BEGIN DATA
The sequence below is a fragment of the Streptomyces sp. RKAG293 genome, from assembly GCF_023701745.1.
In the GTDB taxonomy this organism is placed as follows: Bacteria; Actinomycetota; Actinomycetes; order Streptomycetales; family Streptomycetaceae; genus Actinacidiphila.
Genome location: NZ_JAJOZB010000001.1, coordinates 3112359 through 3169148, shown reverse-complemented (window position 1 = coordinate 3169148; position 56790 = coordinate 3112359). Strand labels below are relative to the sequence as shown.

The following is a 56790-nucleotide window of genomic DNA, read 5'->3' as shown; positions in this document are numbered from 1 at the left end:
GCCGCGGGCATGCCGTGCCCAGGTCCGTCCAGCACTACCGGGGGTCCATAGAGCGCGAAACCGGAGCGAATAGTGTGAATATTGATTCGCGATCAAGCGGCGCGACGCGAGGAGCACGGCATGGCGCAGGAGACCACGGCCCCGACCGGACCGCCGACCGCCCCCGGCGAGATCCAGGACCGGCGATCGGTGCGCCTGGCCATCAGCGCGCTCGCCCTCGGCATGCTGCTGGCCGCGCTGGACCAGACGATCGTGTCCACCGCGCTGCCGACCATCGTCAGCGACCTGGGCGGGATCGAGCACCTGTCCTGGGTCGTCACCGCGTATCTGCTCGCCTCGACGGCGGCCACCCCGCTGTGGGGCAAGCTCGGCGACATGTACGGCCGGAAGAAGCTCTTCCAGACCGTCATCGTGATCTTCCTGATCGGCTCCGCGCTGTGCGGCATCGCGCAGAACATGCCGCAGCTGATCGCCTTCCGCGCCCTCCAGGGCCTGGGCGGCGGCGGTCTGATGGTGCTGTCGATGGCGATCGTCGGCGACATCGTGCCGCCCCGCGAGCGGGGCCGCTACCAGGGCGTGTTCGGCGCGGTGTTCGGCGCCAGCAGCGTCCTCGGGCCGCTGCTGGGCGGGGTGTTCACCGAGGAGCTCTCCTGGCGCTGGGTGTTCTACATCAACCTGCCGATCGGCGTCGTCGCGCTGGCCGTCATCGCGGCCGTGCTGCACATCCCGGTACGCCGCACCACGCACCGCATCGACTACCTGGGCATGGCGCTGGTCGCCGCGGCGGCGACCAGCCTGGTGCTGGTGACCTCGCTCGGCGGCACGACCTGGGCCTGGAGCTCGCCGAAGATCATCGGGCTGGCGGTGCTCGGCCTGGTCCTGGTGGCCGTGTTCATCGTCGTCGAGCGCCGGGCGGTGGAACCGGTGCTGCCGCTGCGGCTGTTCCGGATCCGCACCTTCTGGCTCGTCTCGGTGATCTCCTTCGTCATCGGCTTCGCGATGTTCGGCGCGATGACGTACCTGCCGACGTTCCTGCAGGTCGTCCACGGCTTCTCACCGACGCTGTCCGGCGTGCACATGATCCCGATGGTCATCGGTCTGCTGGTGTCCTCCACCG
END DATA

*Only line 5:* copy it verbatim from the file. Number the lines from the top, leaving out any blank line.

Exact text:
GCCGCGGGCATGCCGTGCCCAGGTCCGTCCAGCACTACCGGGGGTCCATAGAGCGCGAAACCGGAGCGAATAGTGTGAATATTGATTCGCGATCAAGCGGCGCGACGCGAGGAGCACGGCATGGCGCAGGAGACCACGGCCCCGACCGGACCGCCGACCGCCCCCGGCGAGATCCAGGACCGGCGATCGGTGCGCCTGGCCATCAGCGCGCTCGCCCTCGGCATGCTGCTGGCCGCGCTGGACCAGACGATCGTGTCCACCGCGCTGCCGACCATCGTCAGCGACCTGGGCGGGATCGAGCACCTGTCCTGGGTCGTCACCGCGTATCTGCTCGCCTCGACGGCGGCCACCCCGCTGTGGGGCAAGCTCGGCGACATGTACGGCCGGAAGAAGCTCTTCCAGACCGTCATCGTGATCTTCCTGATCGGCTCCGCGCTGTGCGGCATCGCGCAGAACATGCCGCAGCTGATCGCCTTCCGCGCCCTCCAGGGCCTGGGCGGCGGCGGTCTGATGGTGCTGTCGATGGCGATCGTCGGCGACATCGTGCCGCCCCGCGAGCGGGGCCGCTACCAGGGCGTGTTCGGCGCGGTGTTCGGCGCCAGCAGCGTCCTCGGGCCGCTGCTGGGCGGGGTGTTCACCGAGGAGCTCTCCTGGCGCTGGGTGTTCTACATCAACCTGCCGATCGGCGTCGTCGCGCTGGCCGTCATCGCGGCCGTGCTGCACATCCCGGTACGCCGCACCACGCACCGCATCGACTACCTGGGCATGGCGCTGGTCGCCGCGGCGGCGACCAGCCTGGTGCTGGTGACCTCGCTCGGCGGCACGACCTGGGCCTGGAGCTCGCCGAAGATCATCGGGCTGGCGGTGCTCGGCCTGGTCCTGGTGGCCGTGTTCATCGTCGTCGAGCGCCGGGCGGTGGAACCGGTGCTGCCGCTGCGGCTGTTCCGGATCCGCACCTTCTGGCTCGTCTCGGTGATCTCCTTCGTCATCGGCTTCGCGATGTTCGGCGCGATGACGTACCTGCCGACGTTCCTGCAGGTCGTCCACGGCTTCTCACCGACGCTGTCCGGCGTGCACATGATCCCGATGGTCATCGGTCTGCTGGTGTCCTCCACCG